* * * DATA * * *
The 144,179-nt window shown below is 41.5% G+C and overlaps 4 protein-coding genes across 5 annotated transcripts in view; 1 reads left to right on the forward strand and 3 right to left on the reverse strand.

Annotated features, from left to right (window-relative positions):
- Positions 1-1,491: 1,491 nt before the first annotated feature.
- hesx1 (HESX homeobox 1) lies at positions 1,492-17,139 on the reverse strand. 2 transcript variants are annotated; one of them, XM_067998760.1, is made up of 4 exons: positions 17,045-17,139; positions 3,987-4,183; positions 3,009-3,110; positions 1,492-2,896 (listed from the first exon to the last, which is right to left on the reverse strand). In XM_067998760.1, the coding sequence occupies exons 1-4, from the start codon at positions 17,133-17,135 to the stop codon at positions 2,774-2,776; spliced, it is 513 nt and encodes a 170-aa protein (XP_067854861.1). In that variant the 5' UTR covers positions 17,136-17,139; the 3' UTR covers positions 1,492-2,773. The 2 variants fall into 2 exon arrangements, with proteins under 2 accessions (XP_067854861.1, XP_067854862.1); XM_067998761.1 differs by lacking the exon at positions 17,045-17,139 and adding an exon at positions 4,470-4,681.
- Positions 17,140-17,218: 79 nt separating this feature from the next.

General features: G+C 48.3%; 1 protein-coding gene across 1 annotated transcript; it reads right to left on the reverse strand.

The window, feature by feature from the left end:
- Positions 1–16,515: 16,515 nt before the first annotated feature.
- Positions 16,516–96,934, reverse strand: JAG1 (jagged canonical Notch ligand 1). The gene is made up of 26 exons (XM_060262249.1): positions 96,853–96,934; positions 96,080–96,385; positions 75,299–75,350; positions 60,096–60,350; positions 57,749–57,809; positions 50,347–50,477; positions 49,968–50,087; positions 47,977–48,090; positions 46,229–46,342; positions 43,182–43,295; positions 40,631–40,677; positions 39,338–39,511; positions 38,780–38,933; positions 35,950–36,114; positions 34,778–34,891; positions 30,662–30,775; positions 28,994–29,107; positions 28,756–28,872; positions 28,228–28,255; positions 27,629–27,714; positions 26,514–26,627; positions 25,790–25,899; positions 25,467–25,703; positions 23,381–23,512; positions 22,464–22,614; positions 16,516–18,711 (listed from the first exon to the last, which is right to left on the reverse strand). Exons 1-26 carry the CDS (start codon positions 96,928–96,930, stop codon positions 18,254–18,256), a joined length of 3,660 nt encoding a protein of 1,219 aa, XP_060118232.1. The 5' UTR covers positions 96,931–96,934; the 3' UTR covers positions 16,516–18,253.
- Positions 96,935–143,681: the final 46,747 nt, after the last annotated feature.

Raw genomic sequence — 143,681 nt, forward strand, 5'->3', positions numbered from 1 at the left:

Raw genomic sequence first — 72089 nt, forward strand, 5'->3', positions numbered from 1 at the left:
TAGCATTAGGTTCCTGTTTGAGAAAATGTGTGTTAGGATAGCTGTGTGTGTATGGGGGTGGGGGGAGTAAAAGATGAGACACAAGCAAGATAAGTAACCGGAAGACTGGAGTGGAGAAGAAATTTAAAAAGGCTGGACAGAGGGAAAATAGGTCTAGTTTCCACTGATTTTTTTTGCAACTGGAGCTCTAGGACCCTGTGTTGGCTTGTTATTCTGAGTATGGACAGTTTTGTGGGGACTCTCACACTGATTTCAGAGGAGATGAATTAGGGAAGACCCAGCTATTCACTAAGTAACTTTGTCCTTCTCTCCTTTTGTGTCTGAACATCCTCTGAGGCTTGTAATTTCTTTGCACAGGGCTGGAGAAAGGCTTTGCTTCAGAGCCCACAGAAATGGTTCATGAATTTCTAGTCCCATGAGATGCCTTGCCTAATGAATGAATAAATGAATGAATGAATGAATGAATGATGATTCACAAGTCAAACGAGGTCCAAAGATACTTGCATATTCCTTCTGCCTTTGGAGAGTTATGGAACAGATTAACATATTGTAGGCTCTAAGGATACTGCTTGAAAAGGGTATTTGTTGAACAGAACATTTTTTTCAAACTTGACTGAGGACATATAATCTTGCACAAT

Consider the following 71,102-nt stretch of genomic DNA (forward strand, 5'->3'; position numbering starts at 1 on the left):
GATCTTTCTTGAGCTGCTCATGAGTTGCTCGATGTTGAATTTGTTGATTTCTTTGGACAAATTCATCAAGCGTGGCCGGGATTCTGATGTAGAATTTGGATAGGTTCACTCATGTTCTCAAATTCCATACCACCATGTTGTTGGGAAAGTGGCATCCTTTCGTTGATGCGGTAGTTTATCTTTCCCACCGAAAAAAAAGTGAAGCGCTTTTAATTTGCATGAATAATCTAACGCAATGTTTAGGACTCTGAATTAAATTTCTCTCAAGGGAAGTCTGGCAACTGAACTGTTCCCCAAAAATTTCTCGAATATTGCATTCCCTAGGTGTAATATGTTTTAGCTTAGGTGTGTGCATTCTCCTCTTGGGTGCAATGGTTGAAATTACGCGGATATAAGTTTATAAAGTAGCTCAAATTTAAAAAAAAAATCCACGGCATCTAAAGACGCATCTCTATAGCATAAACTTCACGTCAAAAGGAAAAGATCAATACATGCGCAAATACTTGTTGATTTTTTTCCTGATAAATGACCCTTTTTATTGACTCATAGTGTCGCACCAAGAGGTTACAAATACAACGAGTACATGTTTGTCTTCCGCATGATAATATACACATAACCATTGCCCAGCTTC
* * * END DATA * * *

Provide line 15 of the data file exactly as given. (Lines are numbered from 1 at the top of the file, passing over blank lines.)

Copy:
GATCTTTCTTGAGCTGCTCATGAGTTGCTCGATGTTGAATTTGTTGATTTCTTTGGACAAATTCATCAAGCGTGGCCGGGATTCTGATGTAGAATTTGGATAGGTTCACTCATGTTCTCAAATTCCATACCACCATGTTGTTGGGAAAGTGGCATCCTTTCGTTGATGCGGTAGTTTATCTTTCCCACCGAAAAAAAAGTGAAGCGCTTTTAATTTGCATGAATAATCTAACGCAATGTTTAGGACTCTGAATTAAATTTCTCTCAAGGGAAGTCTGGCAACTGAACTGTTCCCCAAAAATTTCTCGAATATTGCATTCCCTAGGTGTAATATGTTTTAGCTTAGGTGTGTGCATTCTCCTCTTGGGTGCAATGGTTGAAATTACGCGGATATAAGTTTATAAAGTAGCTCAAATTTAAAAAAAAAATCCACGGCATCTAAAGACGCATCTCTATAGCATAAACTTCACGTCAAAAGGAAAAGATCAATACATGCGCAAATACTTGTTGATTTTTTTCCTGATAAATGACCCTTTTTATTGACTCATAGTGTCGCACCAAGAGGTTACAAATACAACGAGTACATGTTTGTCTTCCGCATGATAATATACACATAACCATTGCCCAGCTTC